A Blog For Thelma Todd
Thelma Todd was a star of silent movies and later the talkies. She is remembered as much today for her mysterious death as she is for her films. In this blog, we take a look at Thelma Todd, her movies, and various commentaries.
A better copy of a picture we had on the blog before.
From Captain Bijou on facebook:
Fay Wray was the guest of honor at a party thrown on February 2, 1936 to welcome her home after she had worked in British films. Some of the stars in attendance were (back row left to right): James Blakely, Johnny Mack Brown, Donald Woods, Basil Rathbone and Dorothy Stone. Front row (0left to right): Dolores Del Rio, Fay Wray, Jeanette MacDonald, Paula Stone, Ella Wickersham, Anita Louise, Fred Stone and Glenda Farrell.
Stan Laurel, Mrs. Hal Roach, Oliver Hardy, and Thelma Todd.
Mrs. Roach, Oliver Hardy, Thelma Todd. There was a newspaper article that made a reference to Thelma Todd making faces at Stax ( photographer at the Hal Roach studio ) when he was taking pictures of her. Randy Skretvedt said, "Roy Seawright described Stax to me as a very sweet, very dedicated man who exemplified Southern manners (he was from Kentucky) but had no sense of humor at all, which of course made him the target of practical jokes from the high-spirited denizens of the Roach lot."
Oliver Hardy, Thelma Todd, Hal Roach, Patsy Kelly's left eye, Stan Laurel.
Oliver Hardy, Thelma Todd, Hal Roach, and Stan Laurel.
Oliver Hardy, Mrs. Hal Roach, Will Rogers, Stan Laurel.
At left, Oliver and Myrtle Hardy, Wallace MacDonald and in the background Jesse Lasky. At right coming toward us, Ruby and James Parrott, and Mr. and Mrs. Kent Taylor.
Oliver Hardy, Mrs. Marguerite Roach, Will Rogers, Stan Laurel.
Mrs. Hal Roach, Theda Bara, Hal Roach, Charles Brabin at 20th anniversary of Roach as producer.
Louis B Mayer and Jean Harlow at the Hal Roach 20th Anniversary party December 8, 1933.
The ClassicFlix Silver Series line will focus on bringing lesser-known titles out of studio vaults at affordable prices. Discs will be pressed (not MOD) upon release, but may become MODs after depletion of initial pressing.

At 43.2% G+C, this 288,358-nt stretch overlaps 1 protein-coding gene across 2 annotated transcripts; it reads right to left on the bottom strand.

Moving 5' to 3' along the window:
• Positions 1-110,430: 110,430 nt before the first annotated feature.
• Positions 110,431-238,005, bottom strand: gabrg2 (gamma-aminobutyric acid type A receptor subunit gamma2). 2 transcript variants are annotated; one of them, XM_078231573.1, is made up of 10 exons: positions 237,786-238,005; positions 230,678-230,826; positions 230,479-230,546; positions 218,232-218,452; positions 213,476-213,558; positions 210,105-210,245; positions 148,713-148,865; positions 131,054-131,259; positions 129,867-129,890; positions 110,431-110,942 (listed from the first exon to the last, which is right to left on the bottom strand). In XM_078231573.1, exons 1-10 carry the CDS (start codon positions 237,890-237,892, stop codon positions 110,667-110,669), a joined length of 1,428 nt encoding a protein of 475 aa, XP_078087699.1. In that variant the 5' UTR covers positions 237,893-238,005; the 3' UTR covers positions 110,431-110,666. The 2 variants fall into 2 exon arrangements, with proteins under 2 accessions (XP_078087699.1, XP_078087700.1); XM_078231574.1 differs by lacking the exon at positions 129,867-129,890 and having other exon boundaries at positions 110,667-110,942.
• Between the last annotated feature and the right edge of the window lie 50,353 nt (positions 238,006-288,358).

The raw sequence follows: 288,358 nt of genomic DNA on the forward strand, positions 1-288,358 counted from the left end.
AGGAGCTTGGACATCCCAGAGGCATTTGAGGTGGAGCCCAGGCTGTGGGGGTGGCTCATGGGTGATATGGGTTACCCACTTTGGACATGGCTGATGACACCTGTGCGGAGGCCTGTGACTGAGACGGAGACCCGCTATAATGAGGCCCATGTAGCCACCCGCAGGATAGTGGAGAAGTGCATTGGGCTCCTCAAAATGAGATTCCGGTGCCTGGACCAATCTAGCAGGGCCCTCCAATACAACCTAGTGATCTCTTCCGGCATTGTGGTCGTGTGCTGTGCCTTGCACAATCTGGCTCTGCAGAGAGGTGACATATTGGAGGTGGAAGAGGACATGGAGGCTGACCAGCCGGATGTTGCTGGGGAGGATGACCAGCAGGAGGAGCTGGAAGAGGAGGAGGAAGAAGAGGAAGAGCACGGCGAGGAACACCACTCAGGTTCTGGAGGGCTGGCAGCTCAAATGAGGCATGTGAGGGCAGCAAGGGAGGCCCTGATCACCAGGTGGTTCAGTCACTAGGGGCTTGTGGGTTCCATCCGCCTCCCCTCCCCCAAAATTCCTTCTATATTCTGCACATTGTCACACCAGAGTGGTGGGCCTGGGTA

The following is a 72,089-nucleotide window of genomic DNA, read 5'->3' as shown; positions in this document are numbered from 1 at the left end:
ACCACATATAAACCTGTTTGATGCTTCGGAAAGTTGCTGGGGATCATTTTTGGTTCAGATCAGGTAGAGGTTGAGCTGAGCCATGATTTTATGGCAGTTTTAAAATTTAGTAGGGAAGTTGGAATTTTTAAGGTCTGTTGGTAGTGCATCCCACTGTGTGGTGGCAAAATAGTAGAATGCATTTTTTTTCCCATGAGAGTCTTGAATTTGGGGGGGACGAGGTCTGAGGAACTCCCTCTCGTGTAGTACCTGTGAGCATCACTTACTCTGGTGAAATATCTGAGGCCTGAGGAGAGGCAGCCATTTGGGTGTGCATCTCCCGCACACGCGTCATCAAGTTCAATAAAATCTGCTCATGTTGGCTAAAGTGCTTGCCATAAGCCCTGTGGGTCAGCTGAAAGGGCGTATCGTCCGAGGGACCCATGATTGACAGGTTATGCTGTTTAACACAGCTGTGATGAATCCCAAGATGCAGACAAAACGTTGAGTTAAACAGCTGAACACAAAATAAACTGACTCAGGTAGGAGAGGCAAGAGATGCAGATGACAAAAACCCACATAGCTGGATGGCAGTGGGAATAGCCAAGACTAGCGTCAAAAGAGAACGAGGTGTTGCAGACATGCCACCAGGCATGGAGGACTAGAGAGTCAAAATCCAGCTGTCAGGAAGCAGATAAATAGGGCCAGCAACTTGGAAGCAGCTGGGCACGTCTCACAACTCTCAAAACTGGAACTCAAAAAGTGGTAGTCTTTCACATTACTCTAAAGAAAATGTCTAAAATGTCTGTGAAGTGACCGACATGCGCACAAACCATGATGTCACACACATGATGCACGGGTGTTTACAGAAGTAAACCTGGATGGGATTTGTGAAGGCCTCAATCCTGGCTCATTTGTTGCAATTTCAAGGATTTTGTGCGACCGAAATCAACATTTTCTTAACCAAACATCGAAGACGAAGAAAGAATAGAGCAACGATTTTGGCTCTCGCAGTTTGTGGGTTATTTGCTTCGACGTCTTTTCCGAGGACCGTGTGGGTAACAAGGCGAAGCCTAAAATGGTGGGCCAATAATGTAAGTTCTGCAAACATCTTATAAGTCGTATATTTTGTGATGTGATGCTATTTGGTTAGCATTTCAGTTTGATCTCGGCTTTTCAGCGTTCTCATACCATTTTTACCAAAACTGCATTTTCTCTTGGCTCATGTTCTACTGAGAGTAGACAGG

About the The Complete Hal Roach Thelma Todd and Patsy Kelly Comedy Collection (see below).
For the first time on home video comes all 21 of Hal Roach's two-reelers starring the lovely Thelma Todd and the pugnacious Patsy Kelly. These timeless shorts showcase the incredible comedic talents of an unsung duo who simply wanted to make audiences laugh... and succeeded!
In Hollywood, the laugh factory operated by Roach was known to one and all as "The Lot of Fun." Established in 1915, the studio hosted many of the familiar names in comedy at one time or another: Harold Lloyd, Charley Chase and the popular and iconic team of Laurel and Hardy.
Determined to find the female equivalent of "The Boys," Roach paired Thelma Todd (already under contract and a veteran of several Chase shorts) with comic actress ZaSu Pitts. Thelma and ZaSu appeared in 17 shorts between 1931 and 1933 that were very popular with moviegoers, but their fruitful partnership ended when Pitts and Roach failed to come to terms on a new contract.
After seeing comedienne Patsy Kelly in the stage production of Flying Colors, Roach agreed that she was the perfect replacement for ZaSu, and the new team of Todd-Kelly was soon putting out hilarious efforts like Babes in the Goods (1934), Maid in Hollywood (1934) and Top Flat (1935). All-American Toothache (1936) would be their final pairing as Todd's tragic death brought an end to the girls' entertaining partnership.
Though efforts were made to jump-start the franchise with Pert Kelton and Lyda Roberti, the writing was on the wall where Roach's two-reelers were concerned as the producer soon transitioned solely to "streamliners" and feature films.
Beauty and the Bus
Backs to Nature
Babes in the Goods
Soup and Fish
Maid in Hollywood
I'll Be Suing You
Three Chumps Ahead
Opened by Mistake
Done in Oil
Sing Sister Sing
The Tin Man
The Misses Stooge
An All-American Toothache
Patsy Kelly and Pert Kelton Short Pan Handlers (1936)
Patsy Kelly and Lyda Roberti Shorts At Sea Ashore and Hill-Tillies (both 1936)
MIXED NUTS ( 1934 ) features Dorothy Granger ( shown wrestling on the poster, above ) and Carol Tevis, and was made during the same period as their "Blondes And Redheads" comedies. But they only had small parts in this one, which had a lot of girls in it, the most important of which was Thelma Hill. Thelma Hill had been a Mack Sennett bathing beauty and had worked with Laurel and Hardy during the silent era; this seems to have been her last film.